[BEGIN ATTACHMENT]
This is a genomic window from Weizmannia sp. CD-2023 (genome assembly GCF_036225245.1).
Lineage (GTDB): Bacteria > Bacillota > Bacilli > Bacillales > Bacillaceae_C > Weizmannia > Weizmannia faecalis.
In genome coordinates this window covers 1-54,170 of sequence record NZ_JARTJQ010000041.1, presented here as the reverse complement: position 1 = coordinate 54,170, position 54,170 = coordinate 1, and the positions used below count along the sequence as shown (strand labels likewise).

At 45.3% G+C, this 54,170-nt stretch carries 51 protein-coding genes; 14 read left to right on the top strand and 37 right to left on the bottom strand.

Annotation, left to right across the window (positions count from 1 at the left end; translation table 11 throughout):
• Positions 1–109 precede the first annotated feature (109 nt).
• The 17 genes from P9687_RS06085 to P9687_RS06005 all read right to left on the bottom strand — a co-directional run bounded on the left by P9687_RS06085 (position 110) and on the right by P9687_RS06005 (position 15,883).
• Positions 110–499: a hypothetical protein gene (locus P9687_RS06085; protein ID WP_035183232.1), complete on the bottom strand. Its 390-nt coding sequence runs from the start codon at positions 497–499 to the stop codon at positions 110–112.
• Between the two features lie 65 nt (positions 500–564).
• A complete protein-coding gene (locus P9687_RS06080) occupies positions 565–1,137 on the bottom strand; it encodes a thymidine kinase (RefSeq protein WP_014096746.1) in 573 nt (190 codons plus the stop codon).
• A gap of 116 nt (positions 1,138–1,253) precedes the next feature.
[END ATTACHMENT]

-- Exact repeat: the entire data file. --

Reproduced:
This is a genomic window from Weizmannia sp. CD-2023 (genome assembly GCF_036225245.1).
Lineage (GTDB): Bacteria > Bacillota > Bacilli > Bacillales > Bacillaceae_C > Weizmannia > Weizmannia faecalis.
In genome coordinates this window covers 1-54,170 of sequence record NZ_JARTJQ010000041.1, presented here as the reverse complement: position 1 = coordinate 54,170, position 54,170 = coordinate 1, and the positions used below count along the sequence as shown (strand labels likewise).

At 45.3% G+C, this 54,170-nt stretch carries 51 protein-coding genes; 14 read left to right on the top strand and 37 right to left on the bottom strand.

Annotation, left to right across the window (positions count from 1 at the left end; translation table 11 throughout):
• Positions 1–109 precede the first annotated feature (109 nt).
• The 17 genes from P9687_RS06085 to P9687_RS06005 all read right to left on the bottom strand — a co-directional run bounded on the left by P9687_RS06085 (position 110) and on the right by P9687_RS06005 (position 15,883).
• Positions 110–499: a hypothetical protein gene (locus P9687_RS06085; protein ID WP_035183232.1), complete on the bottom strand. Its 390-nt coding sequence runs from the start codon at positions 497–499 to the stop codon at positions 110–112.
• Between the two features lie 65 nt (positions 500–564).
• A complete protein-coding gene (locus P9687_RS06080) occupies positions 565–1,137 on the bottom strand; it encodes a thymidine kinase (RefSeq protein WP_014096746.1) in 573 nt (190 codons plus the stop codon).
• A gap of 116 nt (positions 1,138–1,253) precedes the next feature.